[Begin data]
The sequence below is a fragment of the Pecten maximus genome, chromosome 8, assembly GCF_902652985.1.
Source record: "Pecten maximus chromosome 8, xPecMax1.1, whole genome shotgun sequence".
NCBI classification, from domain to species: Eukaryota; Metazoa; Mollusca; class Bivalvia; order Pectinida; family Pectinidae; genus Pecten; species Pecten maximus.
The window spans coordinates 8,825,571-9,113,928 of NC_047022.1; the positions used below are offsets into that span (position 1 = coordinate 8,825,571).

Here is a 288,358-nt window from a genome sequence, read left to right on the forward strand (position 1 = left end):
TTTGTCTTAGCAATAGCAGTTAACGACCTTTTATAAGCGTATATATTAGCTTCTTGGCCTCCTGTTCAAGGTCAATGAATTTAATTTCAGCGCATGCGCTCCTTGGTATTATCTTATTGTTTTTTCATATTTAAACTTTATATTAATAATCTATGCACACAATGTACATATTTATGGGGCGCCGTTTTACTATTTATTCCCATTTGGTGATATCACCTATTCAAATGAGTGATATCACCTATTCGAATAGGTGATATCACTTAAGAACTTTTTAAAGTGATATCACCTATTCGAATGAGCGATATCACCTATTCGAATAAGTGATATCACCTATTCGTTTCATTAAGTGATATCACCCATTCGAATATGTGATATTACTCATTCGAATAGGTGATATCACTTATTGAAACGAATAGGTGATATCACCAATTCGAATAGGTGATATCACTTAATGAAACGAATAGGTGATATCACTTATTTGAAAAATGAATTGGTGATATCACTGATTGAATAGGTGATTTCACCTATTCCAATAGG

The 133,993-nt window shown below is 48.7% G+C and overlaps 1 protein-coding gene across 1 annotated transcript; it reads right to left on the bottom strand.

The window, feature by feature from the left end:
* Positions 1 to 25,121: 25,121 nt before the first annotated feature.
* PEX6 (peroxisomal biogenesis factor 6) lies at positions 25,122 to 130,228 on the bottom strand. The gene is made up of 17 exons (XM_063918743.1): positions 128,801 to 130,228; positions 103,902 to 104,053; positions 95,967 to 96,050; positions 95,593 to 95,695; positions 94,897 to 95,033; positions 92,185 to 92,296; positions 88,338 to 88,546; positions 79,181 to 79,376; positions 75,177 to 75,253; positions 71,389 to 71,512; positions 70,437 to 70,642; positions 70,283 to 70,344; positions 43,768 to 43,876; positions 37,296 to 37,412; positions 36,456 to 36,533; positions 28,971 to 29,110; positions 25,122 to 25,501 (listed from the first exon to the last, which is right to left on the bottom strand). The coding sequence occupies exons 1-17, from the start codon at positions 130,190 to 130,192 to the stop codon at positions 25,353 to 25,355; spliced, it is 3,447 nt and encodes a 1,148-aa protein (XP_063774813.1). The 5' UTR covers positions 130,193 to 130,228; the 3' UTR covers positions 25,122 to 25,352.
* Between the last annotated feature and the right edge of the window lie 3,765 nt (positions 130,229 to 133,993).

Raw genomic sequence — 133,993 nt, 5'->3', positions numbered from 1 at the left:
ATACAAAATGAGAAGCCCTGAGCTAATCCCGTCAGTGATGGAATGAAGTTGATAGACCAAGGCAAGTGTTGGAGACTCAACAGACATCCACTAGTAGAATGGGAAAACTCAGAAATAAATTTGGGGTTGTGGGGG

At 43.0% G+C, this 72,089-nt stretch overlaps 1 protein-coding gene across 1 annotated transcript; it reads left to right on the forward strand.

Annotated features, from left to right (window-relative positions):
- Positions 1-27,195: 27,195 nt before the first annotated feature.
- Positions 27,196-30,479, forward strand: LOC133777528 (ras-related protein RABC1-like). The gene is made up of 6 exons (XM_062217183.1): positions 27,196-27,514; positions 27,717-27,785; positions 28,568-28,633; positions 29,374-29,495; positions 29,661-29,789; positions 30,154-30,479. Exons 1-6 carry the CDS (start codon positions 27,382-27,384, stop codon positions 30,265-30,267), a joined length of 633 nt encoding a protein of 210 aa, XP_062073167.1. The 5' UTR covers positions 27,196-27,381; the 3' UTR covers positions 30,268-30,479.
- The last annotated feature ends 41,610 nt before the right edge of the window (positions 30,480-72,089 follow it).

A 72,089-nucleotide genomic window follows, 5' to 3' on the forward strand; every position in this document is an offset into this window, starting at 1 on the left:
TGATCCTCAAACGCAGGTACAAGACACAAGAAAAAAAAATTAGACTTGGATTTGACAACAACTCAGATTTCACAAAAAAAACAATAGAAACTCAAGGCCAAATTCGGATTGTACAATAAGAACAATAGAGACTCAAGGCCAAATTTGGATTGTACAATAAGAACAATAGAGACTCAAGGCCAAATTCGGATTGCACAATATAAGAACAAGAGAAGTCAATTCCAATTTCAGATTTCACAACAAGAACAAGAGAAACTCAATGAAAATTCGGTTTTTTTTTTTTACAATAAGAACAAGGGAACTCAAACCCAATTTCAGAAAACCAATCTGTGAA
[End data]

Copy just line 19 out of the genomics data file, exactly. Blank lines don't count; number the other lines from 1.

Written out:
A 72,089-nucleotide genomic window follows, 5' to 3' on the forward strand; every position in this document is an offset into this window, starting at 1 on the left: